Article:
October marks Healthy Lung Month as designated by the Lung Health Institute. You may be surprised to learn that the health of your lungs and the health of your mouth are actually linked! Here at Bowen Legacy Dental, we strive to help educate our patients about the connection between your oral and total-body health. This month, let’s take a look at how to keep your teeth and lungs healthy.
Smoking and your smile
It is no surprise that smoking is bad for your lungs. When it comes to tobacco, the connection between oral and lung health is more complex than you might think. Tobacco users often develop gum disease, an inflammatory disease below the gum line, so the body’s immune system is weaker than it should be because of smoking. This leaves the body unable to fight off the disease, which can lead to tooth loss.
Smoking also has a direct impact on the teeth. Tobacco use leads to increased plaque and tartar buildup, causing cavities, tooth decay, gum irritation, and more dental issues. People who smoke are also more likely to develop oral cancer, just as smoking can lead to lung cancer. To protect your lungs, mouth, and entire body, avoid smoking or vaping at all costs.
Pollution and cancer risks
Pollution is dangerous for your lungs, oral health, and the environment. Breathing in pollution irritates your airways, leading to chest pain, asthma episodes, coughing, wheezing, and shortness of breath. According to the Journal of Investigative Medicine, high levels of small particles in air pollution can be linked to a 43% higher chance of developing mouth cancer. To avoid overexposure to pollution, take a look at the air quality section of your weather app before going outside.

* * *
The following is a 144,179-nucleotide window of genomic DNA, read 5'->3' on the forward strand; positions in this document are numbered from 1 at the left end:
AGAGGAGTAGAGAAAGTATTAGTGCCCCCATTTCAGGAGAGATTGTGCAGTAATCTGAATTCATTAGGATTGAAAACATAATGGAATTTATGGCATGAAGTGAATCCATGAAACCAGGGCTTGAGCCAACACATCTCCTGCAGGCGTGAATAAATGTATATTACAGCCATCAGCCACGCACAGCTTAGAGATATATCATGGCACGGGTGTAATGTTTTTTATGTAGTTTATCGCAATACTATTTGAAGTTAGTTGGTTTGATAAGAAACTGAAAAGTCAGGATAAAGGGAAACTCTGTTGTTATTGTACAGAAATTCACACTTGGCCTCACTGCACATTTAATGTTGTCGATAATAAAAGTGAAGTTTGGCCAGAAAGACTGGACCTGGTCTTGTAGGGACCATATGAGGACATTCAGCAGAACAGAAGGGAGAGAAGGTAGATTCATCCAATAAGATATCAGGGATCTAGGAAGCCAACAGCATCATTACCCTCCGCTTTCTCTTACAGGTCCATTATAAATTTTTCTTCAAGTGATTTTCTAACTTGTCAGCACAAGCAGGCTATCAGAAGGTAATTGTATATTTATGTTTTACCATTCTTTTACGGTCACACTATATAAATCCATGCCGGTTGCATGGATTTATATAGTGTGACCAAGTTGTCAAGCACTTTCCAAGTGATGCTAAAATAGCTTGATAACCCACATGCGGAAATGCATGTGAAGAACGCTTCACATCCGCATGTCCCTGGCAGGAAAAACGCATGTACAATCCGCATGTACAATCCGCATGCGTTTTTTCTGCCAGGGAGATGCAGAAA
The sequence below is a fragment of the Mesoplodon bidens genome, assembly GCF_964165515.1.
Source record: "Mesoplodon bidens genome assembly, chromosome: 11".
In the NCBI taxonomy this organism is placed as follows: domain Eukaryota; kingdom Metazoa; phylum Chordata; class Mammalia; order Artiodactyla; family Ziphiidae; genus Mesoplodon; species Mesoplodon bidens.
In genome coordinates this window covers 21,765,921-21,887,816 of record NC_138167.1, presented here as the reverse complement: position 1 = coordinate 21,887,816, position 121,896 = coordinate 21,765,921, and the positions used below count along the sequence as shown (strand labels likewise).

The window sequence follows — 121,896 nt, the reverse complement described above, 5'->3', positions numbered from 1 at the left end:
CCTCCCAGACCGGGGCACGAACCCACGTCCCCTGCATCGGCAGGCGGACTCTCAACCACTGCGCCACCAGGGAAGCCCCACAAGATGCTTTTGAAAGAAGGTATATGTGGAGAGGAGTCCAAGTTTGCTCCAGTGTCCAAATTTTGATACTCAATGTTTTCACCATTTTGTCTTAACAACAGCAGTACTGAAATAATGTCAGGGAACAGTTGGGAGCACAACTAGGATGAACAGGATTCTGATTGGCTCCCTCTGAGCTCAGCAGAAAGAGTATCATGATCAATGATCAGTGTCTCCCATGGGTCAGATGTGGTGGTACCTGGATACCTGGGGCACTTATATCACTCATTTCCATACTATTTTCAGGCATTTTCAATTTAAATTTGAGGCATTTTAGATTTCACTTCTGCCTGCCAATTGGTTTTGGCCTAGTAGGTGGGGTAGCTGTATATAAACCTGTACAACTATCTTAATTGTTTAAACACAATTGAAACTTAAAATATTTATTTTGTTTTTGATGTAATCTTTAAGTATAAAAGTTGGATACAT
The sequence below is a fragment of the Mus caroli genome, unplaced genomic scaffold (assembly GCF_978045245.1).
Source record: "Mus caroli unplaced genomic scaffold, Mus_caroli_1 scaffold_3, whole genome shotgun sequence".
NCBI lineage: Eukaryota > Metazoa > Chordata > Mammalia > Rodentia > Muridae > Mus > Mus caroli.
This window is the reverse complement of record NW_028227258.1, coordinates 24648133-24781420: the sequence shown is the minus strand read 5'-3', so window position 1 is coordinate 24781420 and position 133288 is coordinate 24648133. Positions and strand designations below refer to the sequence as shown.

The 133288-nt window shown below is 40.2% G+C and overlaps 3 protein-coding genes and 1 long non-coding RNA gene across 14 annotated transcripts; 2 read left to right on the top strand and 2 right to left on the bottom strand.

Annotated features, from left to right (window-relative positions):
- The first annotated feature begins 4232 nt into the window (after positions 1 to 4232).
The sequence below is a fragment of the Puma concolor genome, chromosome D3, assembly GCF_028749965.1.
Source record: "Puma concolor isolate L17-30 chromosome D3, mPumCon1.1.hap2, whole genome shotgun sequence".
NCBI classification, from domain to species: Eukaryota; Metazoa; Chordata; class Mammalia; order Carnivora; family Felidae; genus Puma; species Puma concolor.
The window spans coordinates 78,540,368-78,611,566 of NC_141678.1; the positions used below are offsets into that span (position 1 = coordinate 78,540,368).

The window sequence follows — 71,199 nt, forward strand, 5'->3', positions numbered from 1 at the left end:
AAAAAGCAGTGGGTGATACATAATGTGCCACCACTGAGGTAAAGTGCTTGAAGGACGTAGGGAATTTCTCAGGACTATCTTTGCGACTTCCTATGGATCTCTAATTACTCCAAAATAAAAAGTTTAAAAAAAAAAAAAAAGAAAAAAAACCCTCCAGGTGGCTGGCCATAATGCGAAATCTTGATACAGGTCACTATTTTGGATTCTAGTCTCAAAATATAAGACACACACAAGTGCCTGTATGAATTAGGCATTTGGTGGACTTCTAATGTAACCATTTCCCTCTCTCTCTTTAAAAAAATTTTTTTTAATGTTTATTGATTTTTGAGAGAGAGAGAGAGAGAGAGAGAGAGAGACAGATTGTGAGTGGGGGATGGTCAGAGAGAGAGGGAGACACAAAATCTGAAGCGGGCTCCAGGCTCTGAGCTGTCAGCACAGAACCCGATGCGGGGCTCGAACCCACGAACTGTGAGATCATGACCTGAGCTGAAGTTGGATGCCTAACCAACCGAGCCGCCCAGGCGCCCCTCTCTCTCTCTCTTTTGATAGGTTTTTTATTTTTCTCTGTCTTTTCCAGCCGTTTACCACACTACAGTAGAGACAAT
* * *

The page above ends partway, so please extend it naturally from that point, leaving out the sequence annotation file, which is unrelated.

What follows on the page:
Black mold and decay
Black mold refers to several types of mold with a black or dark green color—some more dangerous than others. Overexposure to such mold can cause coughing and wheezing, especially for those that are sensitive to it.
It has recently been discovered that black mold may also have an impact on dental health. One study found that black mold was present in 100% of tested homes where children were experiencing tooth decay. Black mold develops in warm, moist areas, and its toxic spores can spread from those areas. To protect yourself and your family from the potential effects of black mold, check your bathrooms, around windows, behind long pieces of furniture, and any other moist and dark places, so you can have it treated as necessary.
Habits for healthy lungs
Aside from avoiding smoking, pollution, and mold, there are steps you can proactively take to benefit both your lungs and oral health. Brushing and flossing your teeth twice a day helps clear away the buildup of bad bacteria, which, if neglected, can lead to infection in the mouth that could spread to the lungs.
Exercising regularly helps keep your heart and lungs strong and healthy, so be sure to stay active. As an added benefit, exercise also helps reduce your risk of gum disease! Additionally, many foods that are good for your lungs are also good for your teeth. Peppers, apples, pumpkins, tomatoes, and green tea are all examples of antioxidant-rich foods that help to strengthen the lungs and are much better for the teeth than those full of starch and sugars.
This month and every month, make sure to practice habits that will have your teeth, lungs, and whole body thanking you! Have any questions or ready to schedule an appointment? Give us a call at 614.459.2300.